He has a habit of plucking or shaving hair from areas of his body. He at one point owned an elephant, which he was seen once to ride, though he seems to have lost it, as he is seen putting up ‘Lost’ posters in the ‘Wrath of the Librarian’ episode. In Ancient India, owning elephants was a royal habit. The Hindu religion worships many animal deities. One of them is a stout, short man with a one-tusked elephant head named Ganesh. He is a popular Hindu god and is believed to be a remover of obstacles. He wrote the Indian epic Mahabharata while the sage Vyasa dictated to him. Ganesh is said to have made this work more eloquent and clear. Beyond religion, elephants play a significant part in other aspects of Indian culture as well. They are a constantly recurring motif in Hindu miniatures and present-day popular drawings. In ‘A Passage to India’ by E.M. Forster, elephants are a symbol of India itself.

His accent is more than obvious and impossible to ignore. Considering the fact that some of the most frequent Indian stereotypes refer to Indians as being mostly doctors or engineers, very likely to be corrupt and not very smart, the image of Doctor Vindaloo is a perfect portrayal of a typical Indian stereotype – not to mention his name, which suggests from the beginning that he is a person not to be taken too seriously.

4. Doctor LeQuack

A French con artist duck with a strong accent, basically speaking French and English at the same time, who is always trying to score a fortune. Le Quack is skilled and decisive. As a con artist, he bears many faces, every time with a strong lust for monetary gain. To achieve his purpose, he will use anyone, and subject the rest to his disturbing methods of torture. His manipulative tendencies are especially harmful when paired with his devious intellect in psychological persuasion.

He first appears in the first season, starring in the twenty-second episode named after him (‘Doctor Le Quack, Amnesia Specialist’). Like most of the antagonists in the series, he is much stronger than he appears to be. His containment is short lived, as he is able to free himself from any prison and leave it in wastes behind him, proudly stating: ‘You have not seen the last of Le Quack!’. He sometimes wears a beret and always has a curvy moustache, considered to be typical of the French.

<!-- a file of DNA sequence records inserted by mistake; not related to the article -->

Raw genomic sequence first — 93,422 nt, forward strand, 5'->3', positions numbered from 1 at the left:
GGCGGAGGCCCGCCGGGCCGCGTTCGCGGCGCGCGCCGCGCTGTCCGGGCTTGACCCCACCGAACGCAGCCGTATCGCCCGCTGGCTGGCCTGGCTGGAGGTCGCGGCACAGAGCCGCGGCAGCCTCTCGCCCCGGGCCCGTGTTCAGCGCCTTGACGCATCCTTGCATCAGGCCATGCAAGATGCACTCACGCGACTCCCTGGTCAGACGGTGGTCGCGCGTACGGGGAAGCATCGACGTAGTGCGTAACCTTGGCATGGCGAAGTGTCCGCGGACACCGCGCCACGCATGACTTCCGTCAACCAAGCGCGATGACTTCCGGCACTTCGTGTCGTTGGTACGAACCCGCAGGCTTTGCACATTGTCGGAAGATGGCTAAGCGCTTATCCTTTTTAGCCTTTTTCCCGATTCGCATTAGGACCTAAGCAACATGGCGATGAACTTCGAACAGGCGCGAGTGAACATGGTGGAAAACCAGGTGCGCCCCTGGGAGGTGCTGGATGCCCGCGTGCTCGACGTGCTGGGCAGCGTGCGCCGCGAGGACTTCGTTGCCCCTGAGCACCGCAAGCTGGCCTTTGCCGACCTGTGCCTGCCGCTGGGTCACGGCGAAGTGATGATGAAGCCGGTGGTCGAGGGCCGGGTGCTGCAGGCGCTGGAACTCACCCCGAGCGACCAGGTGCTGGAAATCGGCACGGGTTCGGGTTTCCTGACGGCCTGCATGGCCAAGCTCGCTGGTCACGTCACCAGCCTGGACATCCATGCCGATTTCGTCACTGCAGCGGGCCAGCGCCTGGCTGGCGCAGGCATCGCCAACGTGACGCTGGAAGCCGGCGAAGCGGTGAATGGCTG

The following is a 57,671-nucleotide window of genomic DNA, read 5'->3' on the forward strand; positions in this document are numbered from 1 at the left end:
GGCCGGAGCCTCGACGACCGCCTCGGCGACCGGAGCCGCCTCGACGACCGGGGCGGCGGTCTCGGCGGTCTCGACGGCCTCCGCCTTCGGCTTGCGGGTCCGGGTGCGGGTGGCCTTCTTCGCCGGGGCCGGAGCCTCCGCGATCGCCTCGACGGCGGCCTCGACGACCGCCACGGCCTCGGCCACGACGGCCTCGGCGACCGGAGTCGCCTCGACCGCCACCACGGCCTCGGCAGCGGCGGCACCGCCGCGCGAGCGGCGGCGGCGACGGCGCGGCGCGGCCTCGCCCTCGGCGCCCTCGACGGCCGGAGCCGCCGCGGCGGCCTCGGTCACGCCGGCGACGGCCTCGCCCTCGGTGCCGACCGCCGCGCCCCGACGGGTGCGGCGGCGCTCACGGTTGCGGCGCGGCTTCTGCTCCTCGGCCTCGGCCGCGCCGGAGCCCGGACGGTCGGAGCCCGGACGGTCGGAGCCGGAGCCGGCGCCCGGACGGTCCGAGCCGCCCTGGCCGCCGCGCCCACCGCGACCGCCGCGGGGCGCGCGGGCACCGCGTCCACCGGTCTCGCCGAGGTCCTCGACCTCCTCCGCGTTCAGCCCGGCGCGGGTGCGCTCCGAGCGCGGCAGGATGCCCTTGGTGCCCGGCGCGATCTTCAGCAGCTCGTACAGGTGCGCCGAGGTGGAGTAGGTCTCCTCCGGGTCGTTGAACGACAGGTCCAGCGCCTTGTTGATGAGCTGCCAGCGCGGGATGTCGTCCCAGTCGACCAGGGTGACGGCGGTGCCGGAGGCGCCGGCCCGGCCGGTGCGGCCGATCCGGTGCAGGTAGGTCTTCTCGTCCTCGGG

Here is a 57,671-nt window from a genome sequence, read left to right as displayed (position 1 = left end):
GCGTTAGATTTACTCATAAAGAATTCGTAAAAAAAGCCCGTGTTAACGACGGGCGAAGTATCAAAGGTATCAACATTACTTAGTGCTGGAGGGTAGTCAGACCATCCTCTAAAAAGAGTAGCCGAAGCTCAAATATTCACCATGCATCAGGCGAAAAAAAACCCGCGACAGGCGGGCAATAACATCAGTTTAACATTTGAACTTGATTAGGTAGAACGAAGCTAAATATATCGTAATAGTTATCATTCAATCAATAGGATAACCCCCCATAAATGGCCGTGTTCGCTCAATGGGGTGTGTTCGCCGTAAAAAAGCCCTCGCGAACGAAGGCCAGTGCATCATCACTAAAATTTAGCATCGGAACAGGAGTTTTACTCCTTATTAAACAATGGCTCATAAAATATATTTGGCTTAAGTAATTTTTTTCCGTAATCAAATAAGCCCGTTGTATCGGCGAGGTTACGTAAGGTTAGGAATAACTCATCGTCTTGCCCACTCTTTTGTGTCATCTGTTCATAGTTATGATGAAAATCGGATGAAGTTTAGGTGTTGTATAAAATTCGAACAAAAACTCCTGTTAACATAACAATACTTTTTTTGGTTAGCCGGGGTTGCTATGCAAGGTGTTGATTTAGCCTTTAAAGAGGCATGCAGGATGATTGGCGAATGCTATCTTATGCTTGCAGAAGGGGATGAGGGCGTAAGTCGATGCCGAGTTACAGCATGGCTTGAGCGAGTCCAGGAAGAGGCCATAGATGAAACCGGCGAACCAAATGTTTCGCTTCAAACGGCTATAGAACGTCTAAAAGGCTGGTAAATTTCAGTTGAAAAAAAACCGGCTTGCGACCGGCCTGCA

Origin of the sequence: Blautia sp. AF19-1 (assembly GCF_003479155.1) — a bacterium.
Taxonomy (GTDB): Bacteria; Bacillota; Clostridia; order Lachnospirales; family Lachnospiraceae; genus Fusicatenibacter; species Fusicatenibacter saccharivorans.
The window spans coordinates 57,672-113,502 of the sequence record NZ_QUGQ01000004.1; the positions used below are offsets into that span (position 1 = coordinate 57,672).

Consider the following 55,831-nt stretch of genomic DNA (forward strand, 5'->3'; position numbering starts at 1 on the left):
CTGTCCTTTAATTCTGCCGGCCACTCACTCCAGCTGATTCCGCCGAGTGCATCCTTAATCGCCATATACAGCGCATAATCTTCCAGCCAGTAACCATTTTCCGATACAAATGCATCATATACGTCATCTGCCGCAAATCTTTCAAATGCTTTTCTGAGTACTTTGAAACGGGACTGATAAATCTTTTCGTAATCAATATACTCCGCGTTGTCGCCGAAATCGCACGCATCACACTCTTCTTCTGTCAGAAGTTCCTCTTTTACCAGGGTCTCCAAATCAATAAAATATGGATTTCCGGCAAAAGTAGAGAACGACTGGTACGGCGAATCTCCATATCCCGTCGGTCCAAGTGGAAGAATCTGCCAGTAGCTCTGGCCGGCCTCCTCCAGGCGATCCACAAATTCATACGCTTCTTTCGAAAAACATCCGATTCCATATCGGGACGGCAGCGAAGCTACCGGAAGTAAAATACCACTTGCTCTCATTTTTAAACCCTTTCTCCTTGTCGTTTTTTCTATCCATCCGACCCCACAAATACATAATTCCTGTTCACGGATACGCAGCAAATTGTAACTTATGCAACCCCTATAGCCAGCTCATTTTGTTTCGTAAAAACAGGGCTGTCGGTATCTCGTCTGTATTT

Why is the French portrayed as a duck? Precisely to illustrate the discrepancy between a supposed graceful attitude and the real behavior and intentions, and to ridicule snobbery, an element often associated with the French. Le Quack has a very strong French accent and a superior attitude, reflecting the stereotypes usually attributed to the French. His theme song features an accordion, very common in 20th century French songs called chansonettes. In the case of Le Quack, we are dealing with both counterpointing (his theme song is funny and quite light, considering the character’s personality) and paraphrasing (the accordion is a strong element of the French early and mid-20th century music).


Courage the Cowardly Dog features demented black comedy, surreal humor, sci-fi elements, and occasionally drama. This is intermixed with parodies and homage to horror, cinema, musicals, references to classic Looney Tunes, and Bob Clampettesque sequences.

Stereotypes are thus treated ironically, and so are society’s ways of discrimination against all sorts of aspects of human life – not only ethnicity, but also occupation, sexual orientation, race and so on. By hyperbolizing commonly used preconceptions, this show lures us into an image of how ridiculous the world would be if it were as we normally see/imagine it. Dilworth also does this by using a special technique where very realistic images and cartoons are intermixed.

The message intended by Dilworth in ‘Courage the Cowardly Dog’ is not in favor of stereotyping – on the contrary, as some of the villains turn out to be misunderstood instead of evil, we are taught to look at the individual and his psychological profile in order to understand him and develop an opinion based on individual observation, not the group he belongs to. Asked what he had learned in his growth as an individual during the making of Courage, John Dilworth responded candidly, ‘The one thing I learned, beyond anything else, is greater tolerance, and patience, with others. Period. That's it’.

[1] John Dilworth is an American animation director and designer whose work has been broadcasted on CBS, Showtime, HBO, FOX, Cartoon Network, Nickelodeon, MTV, Canal +, and Arte. He is the founder of Stretch Films Inc., one of the leading animation design and production studios in New York City. His films have been featured in museum programs at the Metropolitan Museum of Art, the Museum of Modern Art, and the Guggenheim Museum in New York City. Dilworth has produced and directed thirteen independent and sponsored short films that continue to be screened worldwide.